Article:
I am just getting over a stomach bug that left me with this feeling of never wanting to put anything unantural in my body again.
It was just a bug, I think, it wasn't actually something I ate, but I feel oddly cleansed, and anything processed makes my stomach lurch.
It's funny. I think we actually always know what our body wants. That line that goes 'inside every fat girl is a skinny girl screaming to get out, but I can usually shut her up with some cookies' has some truth it it. It's not about being skinny though; it's about not treating our bodies like garbage cans. Eating right, I think, can be simple if we would just learn to listen to what our bodies are saying.
I remember my birthing class teacher saying something to this effect, her beaded necklaces jangling against each other as she leaned forward to emphasise the point. "Listen to your bodies, girls."
It was hot. We were sweaty. We were pregnant.
And because I am really 14 years old, I said, "My body says...iiiiice cream."
She laughed. In a very polite way, I think.
Point is (and I did have a point, believe it our not)that when you throw awesome tasting junk at a person like the 20th and 21st centuries have done to us (devil dogs. I cannot be alone in this.)the real signals grow weak. Like a flashlight with a dying battery in a dark forest.
But we can scrape it all away and feel the truth, because that's just how awesome we are.
I had a teacher many a moon ago who was going on and on about how awful my generation is. On and on, and we were sitting there, taking it, taking notes!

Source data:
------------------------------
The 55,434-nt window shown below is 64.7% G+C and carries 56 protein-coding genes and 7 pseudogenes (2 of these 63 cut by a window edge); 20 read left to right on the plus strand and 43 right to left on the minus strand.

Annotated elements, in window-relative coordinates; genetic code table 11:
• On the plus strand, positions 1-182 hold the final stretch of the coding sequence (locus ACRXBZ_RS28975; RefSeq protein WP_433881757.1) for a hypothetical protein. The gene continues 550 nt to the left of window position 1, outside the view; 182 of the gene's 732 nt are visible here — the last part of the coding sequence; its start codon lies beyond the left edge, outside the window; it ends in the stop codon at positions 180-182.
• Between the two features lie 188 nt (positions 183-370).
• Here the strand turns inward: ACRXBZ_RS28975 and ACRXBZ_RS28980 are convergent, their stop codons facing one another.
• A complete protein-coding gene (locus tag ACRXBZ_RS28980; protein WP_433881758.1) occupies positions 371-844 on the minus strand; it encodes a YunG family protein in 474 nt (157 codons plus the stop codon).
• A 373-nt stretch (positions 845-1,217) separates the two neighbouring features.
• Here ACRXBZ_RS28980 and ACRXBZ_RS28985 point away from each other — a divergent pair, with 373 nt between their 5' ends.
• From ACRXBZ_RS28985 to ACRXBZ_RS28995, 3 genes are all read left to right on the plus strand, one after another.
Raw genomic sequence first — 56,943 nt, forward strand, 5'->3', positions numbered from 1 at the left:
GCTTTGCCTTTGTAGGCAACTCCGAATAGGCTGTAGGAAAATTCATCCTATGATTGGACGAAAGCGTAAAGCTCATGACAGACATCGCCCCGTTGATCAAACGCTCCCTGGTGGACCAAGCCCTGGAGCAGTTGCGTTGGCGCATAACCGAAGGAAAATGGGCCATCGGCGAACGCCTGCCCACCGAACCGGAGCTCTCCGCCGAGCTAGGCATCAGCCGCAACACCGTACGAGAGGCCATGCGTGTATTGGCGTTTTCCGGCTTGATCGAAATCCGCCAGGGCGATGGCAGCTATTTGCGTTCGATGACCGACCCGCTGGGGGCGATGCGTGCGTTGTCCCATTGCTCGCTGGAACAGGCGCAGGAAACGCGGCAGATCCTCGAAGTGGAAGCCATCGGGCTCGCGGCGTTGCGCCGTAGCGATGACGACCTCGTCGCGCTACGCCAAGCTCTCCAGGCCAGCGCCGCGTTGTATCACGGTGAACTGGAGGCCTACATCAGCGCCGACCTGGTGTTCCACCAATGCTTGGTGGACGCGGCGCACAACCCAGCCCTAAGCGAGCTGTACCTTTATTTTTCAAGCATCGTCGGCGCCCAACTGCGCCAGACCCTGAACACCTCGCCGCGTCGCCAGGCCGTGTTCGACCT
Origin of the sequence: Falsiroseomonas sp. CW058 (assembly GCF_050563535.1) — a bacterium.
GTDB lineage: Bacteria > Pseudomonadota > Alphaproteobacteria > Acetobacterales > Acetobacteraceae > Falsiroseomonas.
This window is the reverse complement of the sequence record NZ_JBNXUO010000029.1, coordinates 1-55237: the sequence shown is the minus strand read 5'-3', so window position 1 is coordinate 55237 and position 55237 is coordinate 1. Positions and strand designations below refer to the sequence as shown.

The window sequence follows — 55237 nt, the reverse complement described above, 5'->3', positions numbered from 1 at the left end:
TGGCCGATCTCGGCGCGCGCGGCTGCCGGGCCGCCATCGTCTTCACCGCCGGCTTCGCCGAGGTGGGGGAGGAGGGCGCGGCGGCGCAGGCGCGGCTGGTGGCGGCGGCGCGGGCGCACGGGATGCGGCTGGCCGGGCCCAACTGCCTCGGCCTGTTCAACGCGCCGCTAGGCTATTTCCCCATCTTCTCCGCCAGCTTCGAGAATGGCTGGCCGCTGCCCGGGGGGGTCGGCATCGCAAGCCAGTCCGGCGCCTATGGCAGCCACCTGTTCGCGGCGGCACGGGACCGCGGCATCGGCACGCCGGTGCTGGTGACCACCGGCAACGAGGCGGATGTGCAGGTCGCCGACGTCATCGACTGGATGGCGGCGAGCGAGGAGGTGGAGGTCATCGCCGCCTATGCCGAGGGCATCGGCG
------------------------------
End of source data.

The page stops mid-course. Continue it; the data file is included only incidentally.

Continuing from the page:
I stood up. I should not have. I was not her favorite. "We rock," I said. "We have so much garbage to deal with and we are still frum, still keeping the faith! That means we are awesome! We have to fight through so much sheker to hear the truth, and we still hear it."
The class clapped.
I might have gone on from there to blame her generation for raising us poorly because once my mouth is in motion, it takes a lever the size that can move a planet to stop it from doing that. But moving past that.
We can move past it.
Because we start off so pure.
Coco-pop said to me as we were walking to gan, "In M's house, they played not Jewish music."
This didn't sound right to me. I strained my morning brain to remember. M's house. We were there yesterday. They were playing something, like one of those annoying Jewish boys bands. "It was Jewish, Coco-pop," I said.
She shook her head. "It was NOT."
And I don't know what defines "Jewish" music (I just know that I only like a very narrow section of it) but to Coco-pop's innocent ears, that wasn't it. And I would have to agree.
Now don't get me wrong. I don't just play D'vekus 'round here. Outdoorsman and I have pretty interesting and varied tastes in music. I think we listen to good music. I think that good music is important.
But we start off pure, and we can feel when things are off.
I asked Rebbetzin Heller once what she thought about a specific tznius book the color and size of Barney the Purple Dinosaur. She said, "Why do you need 800 pages to tell you to cover your knees and elbows?"
It's buried under an avalanche of pages of Cosmo and Vogue. And maybe even under rules and measuring tapes brought out by well-meaning teachers. But I think that underneath, a light glows. We just have to dig deep down. We know what real tnuius is, each of us, inside.
We know what truth is. Hashem planted it in us from when we were young and pure.
And every morning that pure soul is returned to each of us.